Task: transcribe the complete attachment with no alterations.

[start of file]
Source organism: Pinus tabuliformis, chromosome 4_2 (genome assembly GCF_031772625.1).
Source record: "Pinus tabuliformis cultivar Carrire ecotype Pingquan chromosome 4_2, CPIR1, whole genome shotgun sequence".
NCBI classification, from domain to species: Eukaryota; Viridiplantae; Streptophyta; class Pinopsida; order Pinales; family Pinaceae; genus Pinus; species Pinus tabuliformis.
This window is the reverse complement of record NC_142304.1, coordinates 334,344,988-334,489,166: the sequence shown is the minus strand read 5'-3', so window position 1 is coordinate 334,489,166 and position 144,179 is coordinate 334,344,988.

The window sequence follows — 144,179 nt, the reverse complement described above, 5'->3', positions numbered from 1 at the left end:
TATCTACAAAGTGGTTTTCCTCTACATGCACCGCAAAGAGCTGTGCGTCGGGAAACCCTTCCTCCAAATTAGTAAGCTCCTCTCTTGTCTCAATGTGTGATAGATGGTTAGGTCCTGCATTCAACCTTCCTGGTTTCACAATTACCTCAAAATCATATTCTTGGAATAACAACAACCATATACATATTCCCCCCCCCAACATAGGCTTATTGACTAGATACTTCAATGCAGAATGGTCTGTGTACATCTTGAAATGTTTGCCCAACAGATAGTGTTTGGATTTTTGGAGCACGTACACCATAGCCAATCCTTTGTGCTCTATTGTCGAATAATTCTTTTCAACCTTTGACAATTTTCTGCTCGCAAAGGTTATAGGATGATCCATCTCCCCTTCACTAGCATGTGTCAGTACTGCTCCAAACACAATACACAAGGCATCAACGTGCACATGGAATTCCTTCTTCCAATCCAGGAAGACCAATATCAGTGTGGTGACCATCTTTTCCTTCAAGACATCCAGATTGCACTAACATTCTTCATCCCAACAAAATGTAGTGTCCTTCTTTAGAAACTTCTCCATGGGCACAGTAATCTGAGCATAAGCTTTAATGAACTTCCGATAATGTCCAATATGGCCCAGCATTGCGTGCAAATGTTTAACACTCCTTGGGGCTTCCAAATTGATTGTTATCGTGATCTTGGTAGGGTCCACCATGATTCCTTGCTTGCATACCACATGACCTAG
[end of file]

Source organism: Pinus tabuliformis, chromosome 4_2 (genome assembly GCF_031772625.1).
Source record: "Pinus tabuliformis cultivar Carrire ecotype Pingquan chromosome 4_2, CPIR1, whole genome shotgun sequence".
NCBI classification, from domain to species: Eukaryota; Viridiplantae; Streptophyta; class Pinopsida; order Pinales; family Pinaceae; genus Pinus; species Pinus tabuliformis.
This window is the reverse complement of record NC_142304.1, coordinates 334,344,988-334,489,166: the sequence shown is the minus strand read 5'-3', so window position 1 is coordinate 334,489,166 and position 144,179 is coordinate 334,344,988.

The window sequence follows — 144,179 nt, the reverse complement described above, 5'->3', positions numbered from 1 at the left end:
TATCTACAAAGTGGTTTTCCTCTACATGCACCGCAAAGAGCTGTGCGTCGGGAAACCCTTCCTCCAAATTAGTAAGCTCCTCTCTTGTCTCAATGTGTGATAGATGGTTAGGTCCTGCATTCAACCTTCCTGGTTTCACAATTACCTCAAAATCATATTCTTGGAATAACAACAACCATATACATATTCCCCCCCCCAACATAGGCTTATTGACTAGATACTTCAATGCAGAATGGTCTGTGTACATCTTGAAATGTTTGCCCAACAGATAGTGTTTGGATTTTTGGAGCACGTACACCATAGCCAATCCTTTGTGCTCTATTGTCGAATAATTCTTTTCAACCTTTGACAATTTTCTGCTCGCAAAGGTTATAGGATGATCCATCTCCCCTTCACTAGCATGTGTCAGTACTGCTCCAAACACAATACACAAGGCATCAACGTGCACATGGAATTCCTTCTTCCAATCCAGGAAGACCAATATCAGTGTGGTGACCATCTTTTCCTTCAAGACATCCAGATTGCACTAACATTCTTCATCCCAACAAAATGTAGTGTCCTTCTTTAGAAACTTCTCCATGGGCACAGTAATCTGAGCATAAGCTTTAATGAACTTCCGATAATGTCCAATATGGCCCAGCATTGCGTGCAAATGTTTAACACTCCTTGGGGCTTCCAAATTGATTGTTATCGTGATCTTGGTAGGGTCCACCATGATTCCTTGCTTGCATACCACATGACCTAG